Wednesday, January 11, 2012

What to make of the New Hampshire Primary results

Dana Milbank had an interesting column today about ordinary people not showing up much at the campaign events in New Hampshire, but there were droves of reporters following the candidates.  His conclusion was that the voters are simply less engaged this time around. 

From here I counted about 4000 more voters than in 2008, approximately a 1.7% increase. (The total participation is not very large, in a national context.)  Last night on the News Hour they talked about how Democrats/Independent voters were participating in the Republican Primary this time around.  Huntsman was doing well with these people.  But I don't see any way to determine the magnitude of this effect, given the information we are provided.  Maybe exit polling data will shed some light on this.  Some of that is on the CNN site.  There they report that Democrats were 4% of the Republican Primary this time around.

Ross Douthat also had an interesting blog post about the candidates competing for second place, imitating like strategies from 2008, which weren't successful.  Of course that was Romney in second place four years ago, and today he is the frontrunner.  But Douthat dismissed any of the others in the current field as potential front runners for years from now, if President Obama wins reelection. I wonder if any of them are competing for the Vice President slot.  Would a Romney/Santorum ticket, for example, energize the base, or simply repel independent voters?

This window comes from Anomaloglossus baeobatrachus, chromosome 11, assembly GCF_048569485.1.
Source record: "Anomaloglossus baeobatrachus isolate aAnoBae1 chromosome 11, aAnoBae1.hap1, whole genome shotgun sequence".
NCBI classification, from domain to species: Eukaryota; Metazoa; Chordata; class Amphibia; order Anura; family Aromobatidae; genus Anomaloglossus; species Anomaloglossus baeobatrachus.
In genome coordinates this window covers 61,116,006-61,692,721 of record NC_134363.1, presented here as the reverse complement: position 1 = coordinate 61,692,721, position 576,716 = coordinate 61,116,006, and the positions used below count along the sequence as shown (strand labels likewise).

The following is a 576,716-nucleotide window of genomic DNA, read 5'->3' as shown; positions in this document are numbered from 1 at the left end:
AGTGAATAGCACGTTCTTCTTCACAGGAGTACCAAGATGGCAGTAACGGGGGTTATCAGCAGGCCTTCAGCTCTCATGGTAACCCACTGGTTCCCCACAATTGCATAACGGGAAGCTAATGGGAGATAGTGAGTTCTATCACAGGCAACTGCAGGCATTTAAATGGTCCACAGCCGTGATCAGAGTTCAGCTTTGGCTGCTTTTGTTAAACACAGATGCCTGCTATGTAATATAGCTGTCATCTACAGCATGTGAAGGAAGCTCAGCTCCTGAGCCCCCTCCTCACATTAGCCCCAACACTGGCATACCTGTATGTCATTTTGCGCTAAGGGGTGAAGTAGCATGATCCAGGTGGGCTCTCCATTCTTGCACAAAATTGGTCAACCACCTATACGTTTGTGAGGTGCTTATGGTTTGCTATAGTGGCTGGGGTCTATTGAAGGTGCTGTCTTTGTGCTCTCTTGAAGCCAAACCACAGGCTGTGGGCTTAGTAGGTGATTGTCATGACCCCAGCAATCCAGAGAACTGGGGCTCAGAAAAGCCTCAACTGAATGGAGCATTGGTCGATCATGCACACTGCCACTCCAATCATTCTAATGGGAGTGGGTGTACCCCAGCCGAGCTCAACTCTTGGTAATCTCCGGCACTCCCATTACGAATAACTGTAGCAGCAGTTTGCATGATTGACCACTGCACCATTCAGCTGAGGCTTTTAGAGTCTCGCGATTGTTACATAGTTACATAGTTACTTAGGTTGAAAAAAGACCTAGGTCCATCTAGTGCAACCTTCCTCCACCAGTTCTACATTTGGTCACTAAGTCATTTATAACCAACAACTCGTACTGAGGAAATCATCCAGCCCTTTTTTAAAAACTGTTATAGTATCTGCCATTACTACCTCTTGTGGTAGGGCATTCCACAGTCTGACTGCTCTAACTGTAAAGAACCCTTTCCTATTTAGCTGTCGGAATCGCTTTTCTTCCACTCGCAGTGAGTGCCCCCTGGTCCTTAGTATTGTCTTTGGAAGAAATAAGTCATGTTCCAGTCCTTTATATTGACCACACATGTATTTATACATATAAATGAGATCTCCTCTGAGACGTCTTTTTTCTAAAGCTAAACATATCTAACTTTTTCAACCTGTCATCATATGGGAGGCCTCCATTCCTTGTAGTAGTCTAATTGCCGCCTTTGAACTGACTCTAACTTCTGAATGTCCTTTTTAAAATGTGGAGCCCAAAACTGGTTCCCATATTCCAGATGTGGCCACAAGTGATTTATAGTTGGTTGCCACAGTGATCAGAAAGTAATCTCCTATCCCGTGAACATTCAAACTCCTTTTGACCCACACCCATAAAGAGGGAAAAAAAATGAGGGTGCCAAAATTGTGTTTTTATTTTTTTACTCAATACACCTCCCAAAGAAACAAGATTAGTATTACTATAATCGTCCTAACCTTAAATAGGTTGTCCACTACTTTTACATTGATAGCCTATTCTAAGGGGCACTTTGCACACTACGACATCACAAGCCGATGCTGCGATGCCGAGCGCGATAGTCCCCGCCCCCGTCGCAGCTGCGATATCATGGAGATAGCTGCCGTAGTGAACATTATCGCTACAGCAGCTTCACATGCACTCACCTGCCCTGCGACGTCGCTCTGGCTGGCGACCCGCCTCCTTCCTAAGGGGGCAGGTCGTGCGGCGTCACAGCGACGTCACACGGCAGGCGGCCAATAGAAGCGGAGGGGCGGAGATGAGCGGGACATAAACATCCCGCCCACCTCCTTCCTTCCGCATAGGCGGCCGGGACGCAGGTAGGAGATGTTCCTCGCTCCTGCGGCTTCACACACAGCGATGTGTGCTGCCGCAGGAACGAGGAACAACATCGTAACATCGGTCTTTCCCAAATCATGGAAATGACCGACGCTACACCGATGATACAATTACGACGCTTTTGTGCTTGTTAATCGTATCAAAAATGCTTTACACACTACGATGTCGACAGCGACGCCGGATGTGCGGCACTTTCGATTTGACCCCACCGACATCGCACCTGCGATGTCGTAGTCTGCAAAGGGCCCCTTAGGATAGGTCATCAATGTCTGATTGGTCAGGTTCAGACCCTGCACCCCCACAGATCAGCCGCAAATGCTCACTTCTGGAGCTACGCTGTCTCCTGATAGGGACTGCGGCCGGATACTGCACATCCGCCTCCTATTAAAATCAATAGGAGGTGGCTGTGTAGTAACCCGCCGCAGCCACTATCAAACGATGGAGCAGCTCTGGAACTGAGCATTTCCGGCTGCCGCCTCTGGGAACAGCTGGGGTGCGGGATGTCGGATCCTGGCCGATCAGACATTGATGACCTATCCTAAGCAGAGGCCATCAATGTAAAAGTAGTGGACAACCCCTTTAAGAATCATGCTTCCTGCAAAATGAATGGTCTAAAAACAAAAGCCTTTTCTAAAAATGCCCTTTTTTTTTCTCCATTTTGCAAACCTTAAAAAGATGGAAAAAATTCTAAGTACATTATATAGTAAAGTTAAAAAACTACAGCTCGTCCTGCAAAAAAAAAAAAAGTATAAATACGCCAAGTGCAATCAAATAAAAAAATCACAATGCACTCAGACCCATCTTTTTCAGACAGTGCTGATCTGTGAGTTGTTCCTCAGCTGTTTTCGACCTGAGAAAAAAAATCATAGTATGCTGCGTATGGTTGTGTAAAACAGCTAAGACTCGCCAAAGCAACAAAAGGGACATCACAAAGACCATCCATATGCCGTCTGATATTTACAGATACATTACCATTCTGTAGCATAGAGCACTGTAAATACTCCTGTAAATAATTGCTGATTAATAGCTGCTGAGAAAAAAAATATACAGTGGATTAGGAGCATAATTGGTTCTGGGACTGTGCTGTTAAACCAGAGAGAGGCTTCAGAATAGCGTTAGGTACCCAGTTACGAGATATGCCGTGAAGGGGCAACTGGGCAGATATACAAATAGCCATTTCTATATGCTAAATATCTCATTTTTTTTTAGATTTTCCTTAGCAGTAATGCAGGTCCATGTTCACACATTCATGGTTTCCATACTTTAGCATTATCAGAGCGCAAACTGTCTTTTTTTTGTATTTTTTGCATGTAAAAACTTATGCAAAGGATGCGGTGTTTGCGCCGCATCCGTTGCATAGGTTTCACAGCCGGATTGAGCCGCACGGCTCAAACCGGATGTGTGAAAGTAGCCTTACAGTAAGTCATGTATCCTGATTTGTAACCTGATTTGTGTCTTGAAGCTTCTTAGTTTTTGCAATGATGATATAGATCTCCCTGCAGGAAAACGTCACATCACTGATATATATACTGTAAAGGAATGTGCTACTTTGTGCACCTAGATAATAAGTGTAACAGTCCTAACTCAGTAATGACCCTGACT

The weather has been remarkably mild.  Huntsman seems to appear outside without a coat.  Presumably, the impact of that would be to increase participation.

On can envision the primary process as hardening the eventual winner, better preparing him for the Presidential campaign.  But the presence of Super PACs makes it look like there will be much venom and vitriol among the candidates, turning off many potential voters.

Huffington Post did report that Obama won on the Democrats side, but I couldn't find the vote totals.  It would be interesting to looks at overall participation and compare that with 2008.  I haven't seed that reported. 

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